Left: The Tokyo Nail Expo, organized by the Japanese Nailist Association every year in November, designated as “Nail Month”. In 2012, the 17th edition of this show attracted 54,000 visitors in two days (November 18, 2012 at Tokyo Big Sight). Right: the “Naitiful” contest, one of the highlights of the show. Participants are judged on their total look, from manicure to hairstyle to makeup and grooming worn (photo: Japan Nailist Association)

Kinoshita Mihori, one of the founders of the Japanese Nailist Association, is also one of the leading figures in the field. It is she who, in the 1980s, introduced in the Archipelago the nail extensions and developed a care system specific to Japan. In short, Kinoshita Mihori is the mother of Japanese nail art.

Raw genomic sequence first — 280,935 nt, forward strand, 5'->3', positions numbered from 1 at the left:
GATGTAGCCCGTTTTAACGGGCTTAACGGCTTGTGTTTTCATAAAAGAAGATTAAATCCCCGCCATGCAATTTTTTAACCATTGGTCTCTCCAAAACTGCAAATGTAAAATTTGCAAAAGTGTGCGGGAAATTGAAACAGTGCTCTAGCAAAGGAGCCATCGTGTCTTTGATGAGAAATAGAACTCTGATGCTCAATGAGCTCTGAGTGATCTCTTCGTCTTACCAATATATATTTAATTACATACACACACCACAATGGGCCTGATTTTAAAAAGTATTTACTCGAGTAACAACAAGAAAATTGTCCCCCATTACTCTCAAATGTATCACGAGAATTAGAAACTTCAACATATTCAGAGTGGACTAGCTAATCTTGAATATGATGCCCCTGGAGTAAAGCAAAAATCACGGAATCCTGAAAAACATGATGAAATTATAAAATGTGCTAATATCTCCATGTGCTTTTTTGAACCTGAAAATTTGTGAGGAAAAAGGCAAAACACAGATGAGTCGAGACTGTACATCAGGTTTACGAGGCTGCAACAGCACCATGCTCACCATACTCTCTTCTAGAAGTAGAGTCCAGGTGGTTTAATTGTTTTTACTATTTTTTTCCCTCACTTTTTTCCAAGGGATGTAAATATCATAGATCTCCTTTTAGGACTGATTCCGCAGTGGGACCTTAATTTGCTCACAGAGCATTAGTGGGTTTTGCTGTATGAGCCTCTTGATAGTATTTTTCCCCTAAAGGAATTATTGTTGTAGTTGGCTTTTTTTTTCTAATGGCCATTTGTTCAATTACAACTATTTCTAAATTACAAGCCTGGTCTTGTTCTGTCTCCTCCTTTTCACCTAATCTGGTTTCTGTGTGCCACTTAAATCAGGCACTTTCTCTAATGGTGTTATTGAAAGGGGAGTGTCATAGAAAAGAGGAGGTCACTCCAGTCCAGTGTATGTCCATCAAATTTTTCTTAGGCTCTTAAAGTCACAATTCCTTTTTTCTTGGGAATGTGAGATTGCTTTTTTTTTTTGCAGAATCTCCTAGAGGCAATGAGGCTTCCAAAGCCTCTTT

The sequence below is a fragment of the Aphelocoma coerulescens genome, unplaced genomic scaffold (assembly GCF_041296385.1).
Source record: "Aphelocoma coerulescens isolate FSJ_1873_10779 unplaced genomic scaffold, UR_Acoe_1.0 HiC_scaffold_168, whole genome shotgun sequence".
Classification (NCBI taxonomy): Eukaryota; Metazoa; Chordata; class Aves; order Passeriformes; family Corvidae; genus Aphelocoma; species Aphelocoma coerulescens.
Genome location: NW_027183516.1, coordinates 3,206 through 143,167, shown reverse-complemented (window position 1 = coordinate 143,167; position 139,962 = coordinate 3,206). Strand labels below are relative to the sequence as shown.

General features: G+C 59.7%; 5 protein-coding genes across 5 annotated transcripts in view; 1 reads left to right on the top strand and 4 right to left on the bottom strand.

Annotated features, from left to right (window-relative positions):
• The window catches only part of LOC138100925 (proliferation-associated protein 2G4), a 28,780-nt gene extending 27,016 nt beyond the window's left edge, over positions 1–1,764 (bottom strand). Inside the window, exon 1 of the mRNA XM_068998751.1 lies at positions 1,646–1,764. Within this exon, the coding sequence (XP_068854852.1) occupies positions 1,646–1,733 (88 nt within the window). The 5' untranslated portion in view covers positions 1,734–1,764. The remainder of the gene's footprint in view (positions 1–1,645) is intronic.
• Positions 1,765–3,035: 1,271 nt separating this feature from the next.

The “aesthetics of beauty”, a matter of skill

Tonomura Masako (Atelier Kinoshita Yumi), professional silver winner at the Naitiful Contest in 2012. “The attention paid to the client’s well-being in the salon, both over time and in space, is perhaps the greatest specificity of Japanese nail art.”

A total look created by Tonomura Masako: Japanese elements, such as the peony and the fan, blend perfectly with Western elements. A work that took a month and a half to prepare.
Ms. Kinoshita and the Japanese Nailist Association have made the most of Japanese manual skills to train nail artists who are now considered the best in the world. What does she think of the recent nail art boom?

“More and more women of all ages are practicing nail art. If nail art is so successful despite the current crisis, it is because it is a real “beauty aesthetic” that beautifies the body and the heart. Salon treatments also have a soothing effect. Nail art is more than a fad, it’s a beauty treatment in its own right.”